Browse Subject Areas

Click through the PLOS taxonomy to find articles in your field.

For more information about PLOS Subject Areas, click here.

  • Loading metrics

Exercise-Induced Changes in Iron Status and Hepcidin Response in Female Runners

  • Irena Auersperger,

    Affiliation Faculty of Sport, University of Ljubljana, Ljubljana, Slovenia

  • Branko Škof,

    Affiliation Faculty of Sport, University of Ljubljana, Ljubljana, Slovenia

  • Bojan Leskošek,

    Affiliation Faculty of Sport, University of Ljubljana, Ljubljana, Slovenia

  • Bojan Knap,

    Affiliation Department of Nephrology, University Medical Centre Ljubljana, Ljubljana, Slovenia

  • Aleš Jerin,

    Affiliation Institute of Clinical Chemistry and Biochemistry, University Medical Centre Ljubljana, Ljubljana, Slovenia

  • Mitja Lainscak

    Affiliations Division of Cardiology, University Clinic Golnik, Golnik, Slovenia, Applied Cachexia Research, Department of Cardiology, Charité, Campus Virchow-Klinikum, Berlin, Germany

Exercise-Induced Changes in Iron Status and Hepcidin Response in Female Runners

  • Irena Auersperger, 
  • Branko Škof, 
  • Bojan Leskošek, 
  • Bojan Knap, 
  • Aleš Jerin, 
  • Mitja Lainscak


Background and Aims

Exercise-induced iron deficiency is a common finding in endurance athletes. It has been suggested recently that hepcidin may be an important mediator in this process.


To determine hepcidin levels and markers of iron status during long-term exercise training in female runners with depleted and normal iron stores.


Fourteen runners were divided into two groups according to iron status. Blood samples were taken during a period of eight weeks at baseline, after training and after ten days’ recovery phase.


Of 14 runners, 7 were iron deficient at baseline and 10 after training. Hepcidin was lower at recovery compared with baseline (p<0.05). The mean cell haemoglobin content, haemoglobin content per reticulocyte and total iron binding capacity all decreased, whereas soluble transferrin receptor and hypochromic red cells increased after training and recovery (p<0.05 for all).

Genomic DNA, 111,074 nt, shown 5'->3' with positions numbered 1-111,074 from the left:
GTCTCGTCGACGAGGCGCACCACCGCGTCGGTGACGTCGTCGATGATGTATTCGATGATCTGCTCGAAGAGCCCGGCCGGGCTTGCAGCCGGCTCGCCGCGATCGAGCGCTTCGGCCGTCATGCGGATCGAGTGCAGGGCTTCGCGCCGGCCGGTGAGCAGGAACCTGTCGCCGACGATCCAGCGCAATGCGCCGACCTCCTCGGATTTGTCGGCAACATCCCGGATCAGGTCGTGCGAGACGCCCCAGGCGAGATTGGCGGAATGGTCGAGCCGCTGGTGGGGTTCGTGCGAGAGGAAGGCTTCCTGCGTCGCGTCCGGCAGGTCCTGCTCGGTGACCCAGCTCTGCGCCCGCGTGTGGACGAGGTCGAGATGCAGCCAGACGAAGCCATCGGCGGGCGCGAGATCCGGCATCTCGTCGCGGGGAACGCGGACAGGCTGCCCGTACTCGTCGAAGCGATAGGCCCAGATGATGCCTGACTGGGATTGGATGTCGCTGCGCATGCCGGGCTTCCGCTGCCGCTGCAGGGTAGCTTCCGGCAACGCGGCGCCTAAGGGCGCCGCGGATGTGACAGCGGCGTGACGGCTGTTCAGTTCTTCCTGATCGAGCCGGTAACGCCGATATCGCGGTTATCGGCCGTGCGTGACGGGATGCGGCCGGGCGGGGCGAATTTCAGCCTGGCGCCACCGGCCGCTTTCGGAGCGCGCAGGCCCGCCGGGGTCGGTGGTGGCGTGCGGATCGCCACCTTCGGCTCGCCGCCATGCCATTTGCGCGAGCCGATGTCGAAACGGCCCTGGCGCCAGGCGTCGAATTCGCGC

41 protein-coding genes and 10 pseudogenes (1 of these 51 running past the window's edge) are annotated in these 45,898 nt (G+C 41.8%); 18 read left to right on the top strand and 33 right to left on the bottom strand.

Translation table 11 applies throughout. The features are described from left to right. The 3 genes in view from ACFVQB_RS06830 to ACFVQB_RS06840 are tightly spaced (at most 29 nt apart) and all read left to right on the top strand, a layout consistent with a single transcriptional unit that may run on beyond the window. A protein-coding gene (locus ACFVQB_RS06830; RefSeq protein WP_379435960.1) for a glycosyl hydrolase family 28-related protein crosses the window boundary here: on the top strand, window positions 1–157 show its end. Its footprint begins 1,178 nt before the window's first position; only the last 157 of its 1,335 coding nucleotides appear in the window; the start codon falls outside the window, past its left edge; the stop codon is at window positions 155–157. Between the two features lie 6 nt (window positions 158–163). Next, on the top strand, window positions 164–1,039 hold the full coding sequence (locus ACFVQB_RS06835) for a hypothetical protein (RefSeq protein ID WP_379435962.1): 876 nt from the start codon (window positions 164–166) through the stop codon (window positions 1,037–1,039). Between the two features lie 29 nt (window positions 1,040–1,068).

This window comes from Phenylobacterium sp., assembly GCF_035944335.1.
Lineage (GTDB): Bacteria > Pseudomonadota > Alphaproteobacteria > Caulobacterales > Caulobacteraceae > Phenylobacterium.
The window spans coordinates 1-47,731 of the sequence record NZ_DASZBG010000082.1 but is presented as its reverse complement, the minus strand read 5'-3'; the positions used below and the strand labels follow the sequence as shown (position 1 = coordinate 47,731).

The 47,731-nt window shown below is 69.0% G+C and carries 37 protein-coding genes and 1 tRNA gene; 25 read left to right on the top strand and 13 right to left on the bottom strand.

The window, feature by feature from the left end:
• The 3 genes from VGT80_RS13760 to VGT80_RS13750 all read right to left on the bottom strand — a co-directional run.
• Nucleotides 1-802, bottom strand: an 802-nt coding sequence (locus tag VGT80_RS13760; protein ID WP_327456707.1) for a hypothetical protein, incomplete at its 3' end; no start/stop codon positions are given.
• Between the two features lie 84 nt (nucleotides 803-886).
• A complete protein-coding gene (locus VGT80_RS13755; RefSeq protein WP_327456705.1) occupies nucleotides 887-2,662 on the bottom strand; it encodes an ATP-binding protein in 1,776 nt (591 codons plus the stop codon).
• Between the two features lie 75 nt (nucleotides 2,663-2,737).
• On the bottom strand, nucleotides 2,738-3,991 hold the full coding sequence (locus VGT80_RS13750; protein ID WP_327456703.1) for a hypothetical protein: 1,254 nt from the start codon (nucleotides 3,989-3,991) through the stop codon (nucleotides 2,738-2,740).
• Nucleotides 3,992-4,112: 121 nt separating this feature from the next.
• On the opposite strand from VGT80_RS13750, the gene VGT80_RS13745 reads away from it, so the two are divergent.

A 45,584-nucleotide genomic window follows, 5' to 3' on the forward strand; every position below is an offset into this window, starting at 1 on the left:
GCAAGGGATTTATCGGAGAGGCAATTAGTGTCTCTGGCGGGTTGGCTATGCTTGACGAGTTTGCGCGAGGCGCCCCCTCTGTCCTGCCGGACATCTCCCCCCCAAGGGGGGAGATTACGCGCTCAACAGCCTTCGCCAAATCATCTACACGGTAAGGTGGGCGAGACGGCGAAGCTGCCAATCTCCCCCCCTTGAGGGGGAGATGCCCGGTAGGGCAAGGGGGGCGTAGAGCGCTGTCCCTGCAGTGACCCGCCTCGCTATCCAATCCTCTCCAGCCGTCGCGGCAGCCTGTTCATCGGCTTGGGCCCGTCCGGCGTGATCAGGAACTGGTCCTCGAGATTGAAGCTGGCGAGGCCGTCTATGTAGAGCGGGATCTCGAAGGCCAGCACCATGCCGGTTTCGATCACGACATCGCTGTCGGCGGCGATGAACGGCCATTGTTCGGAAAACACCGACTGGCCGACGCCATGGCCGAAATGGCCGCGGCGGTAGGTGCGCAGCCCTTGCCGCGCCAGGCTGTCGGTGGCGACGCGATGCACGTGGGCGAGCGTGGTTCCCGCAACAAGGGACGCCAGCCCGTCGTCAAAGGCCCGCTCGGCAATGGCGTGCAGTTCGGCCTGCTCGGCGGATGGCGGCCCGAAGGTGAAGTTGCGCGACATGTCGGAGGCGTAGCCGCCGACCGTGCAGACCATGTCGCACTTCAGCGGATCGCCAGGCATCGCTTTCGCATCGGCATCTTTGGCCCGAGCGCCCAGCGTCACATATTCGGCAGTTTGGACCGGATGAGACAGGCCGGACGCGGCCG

The prevalence of depleted iron stores was 71% at the end of the training phase. Hepcidin and iron stores decreased during long-term running training and did not recover after ten days, regardless of baseline iron status.


Athletes, particularly females and adolescents, are at increased risk of depleting their iron stores to the stage of functional or absolute iron deficiency (ID). If unrecognized or untreated, sideropenic anaemia may eventually develop [1].The prevalence of ID in adolescent and adult females competing in a variety of sports was reported to range from 25% to 36% [2], [3]. During the season this can change significantly and ranges from 14% to 70% [4]. Inadequate body iron stores may decrease physical performance to present as unusual fatigue, exercise intolerance and even as distinct cognitive impairment [5], [6].

Several indicators can be used to evaluate iron store, serum ferritin concentration being the most common [2]. A 20 µg/L threshold for ID was widely accepted in previous studies in athletes [2], [3], [7]. Recently, the serum concentration of soluble transferrin receptor (sTfR) and the ratio of sTfR to serum ferritin (sTfR-F index) have been suggested as more sensitive indicators of functional ID or tissue iron depletion over serum ferritin alone [2], [6].

Exercise-induced mechanisms of iron loss are haemolysis, haematuria, sweating and gastrointestinal bleeding [8][10]. A major advance in recent years was the identification of hepcidin, an acute-phase reactant, as a key regulator of whole-body iron homeostasis. Because number of physiological triggers stimulate hepcidin expression (e.g. inflammation, hypoxia, elevated iron levels), it is likely that hepcidin acts beyond the acute phase [11].